Monday, April 11, 2005

N911JA or why RVSM is a good thing

I don’t have the whole story yet but from what I’ve been told a friend’s life was saved by RVSM (Reduced Vertical Separation Minimums). Starting in January of this year unless your airplane has been approved for flight in RVSM airspace you are limited to FL 280 or below. He was flying N911JA in the high 20’s when a 18” hole blew out the bottom of the pressure vessel. Odds are, if not for RVSM he would have been in the low 40’s when the explosive decompression happened.

We practice emergency descents every time we go to Flight Safety and the drill is always the same…the instructor yells “boom you just lost the cabin”. We reach behind and don our oxygen masks and in one motion kick off the autopilot, retard the thrust levers, deploy the spoilers, and drop the landing gear, pointing the nose down to keep the airspeed on the barber pole. We hold that speed until we are at a safe altitude and the exercise is complete. BTW we also know it is coming because it is the only time we have the Sim at FL410 all week .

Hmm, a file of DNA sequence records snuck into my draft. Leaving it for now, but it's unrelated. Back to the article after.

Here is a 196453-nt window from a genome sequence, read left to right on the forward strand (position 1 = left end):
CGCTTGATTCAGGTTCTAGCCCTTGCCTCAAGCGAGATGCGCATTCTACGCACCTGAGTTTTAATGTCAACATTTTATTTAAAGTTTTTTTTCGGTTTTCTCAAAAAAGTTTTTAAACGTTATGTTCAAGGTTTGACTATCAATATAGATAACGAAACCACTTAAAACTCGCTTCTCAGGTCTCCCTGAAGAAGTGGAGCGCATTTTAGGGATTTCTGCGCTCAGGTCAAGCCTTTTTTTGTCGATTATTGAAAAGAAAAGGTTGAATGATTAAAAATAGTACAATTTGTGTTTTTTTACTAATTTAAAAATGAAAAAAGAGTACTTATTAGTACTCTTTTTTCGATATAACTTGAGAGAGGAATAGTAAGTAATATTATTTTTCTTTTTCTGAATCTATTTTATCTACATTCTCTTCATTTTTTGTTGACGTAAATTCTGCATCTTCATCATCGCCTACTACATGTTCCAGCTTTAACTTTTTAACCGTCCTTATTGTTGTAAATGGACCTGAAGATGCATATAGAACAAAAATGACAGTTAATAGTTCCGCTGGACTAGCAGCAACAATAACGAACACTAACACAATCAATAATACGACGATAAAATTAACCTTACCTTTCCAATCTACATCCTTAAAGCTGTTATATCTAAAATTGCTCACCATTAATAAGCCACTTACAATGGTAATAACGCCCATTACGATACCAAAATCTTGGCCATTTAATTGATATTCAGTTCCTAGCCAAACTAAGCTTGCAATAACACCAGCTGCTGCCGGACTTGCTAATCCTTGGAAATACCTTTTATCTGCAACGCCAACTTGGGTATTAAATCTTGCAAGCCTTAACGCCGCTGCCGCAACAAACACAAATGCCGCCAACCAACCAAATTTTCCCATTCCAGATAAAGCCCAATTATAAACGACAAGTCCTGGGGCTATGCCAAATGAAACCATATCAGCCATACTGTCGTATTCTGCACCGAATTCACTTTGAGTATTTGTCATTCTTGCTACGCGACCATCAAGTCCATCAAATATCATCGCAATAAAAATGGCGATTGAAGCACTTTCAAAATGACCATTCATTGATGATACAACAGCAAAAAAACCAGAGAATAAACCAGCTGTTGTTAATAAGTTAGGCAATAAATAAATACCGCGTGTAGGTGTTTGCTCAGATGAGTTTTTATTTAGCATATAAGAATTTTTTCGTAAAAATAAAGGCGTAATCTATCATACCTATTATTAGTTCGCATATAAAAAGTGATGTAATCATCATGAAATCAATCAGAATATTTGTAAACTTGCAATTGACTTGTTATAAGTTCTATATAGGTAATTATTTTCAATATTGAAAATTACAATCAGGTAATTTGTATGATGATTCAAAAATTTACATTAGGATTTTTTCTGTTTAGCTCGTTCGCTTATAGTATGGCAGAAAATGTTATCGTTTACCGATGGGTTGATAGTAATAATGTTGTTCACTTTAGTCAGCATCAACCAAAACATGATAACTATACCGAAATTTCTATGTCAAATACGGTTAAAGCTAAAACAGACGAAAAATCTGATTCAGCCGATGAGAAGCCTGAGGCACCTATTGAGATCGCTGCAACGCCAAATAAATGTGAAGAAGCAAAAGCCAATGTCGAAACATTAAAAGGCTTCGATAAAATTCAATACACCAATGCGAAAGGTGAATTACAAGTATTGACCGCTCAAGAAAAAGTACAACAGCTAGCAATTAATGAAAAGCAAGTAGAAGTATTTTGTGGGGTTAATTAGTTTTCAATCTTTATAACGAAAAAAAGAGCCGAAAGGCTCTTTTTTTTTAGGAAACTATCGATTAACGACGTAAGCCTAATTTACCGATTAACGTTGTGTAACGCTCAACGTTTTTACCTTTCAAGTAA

In the Sim it works every time. In real life I have strong doubts anyone would survive no matter how good the training. In the low 40’s the best conditioned pilot has less than 20 seconds to get on oxygen. While I’ve timed myself putting on my mask and I can do in a little less than 10 seconds that is in a normal environment, not the world of a decompressed cabin at FL430.

The first problem is you would not be able to breath, in fact all the air has been sucked out of your lungs and you would be in intense pain from the expansion of any trapped air. You would not be able to see, the cabin would be full of condensation, and the noise would be deafening. The cold alone would be defeating. You would be fighting panic: yours, your co-pilot’s and any passenger’s that could reach the cockpit. It is a world that is hard to imagine and impossible to simulate.

That’s the bad news, not much chance you will make it out alive. The good news is it doesn’t happen often and if you are so unlucky that it happens to you it will be over with quickly.

BTW I flew N911JA for almost a year back in 2001.

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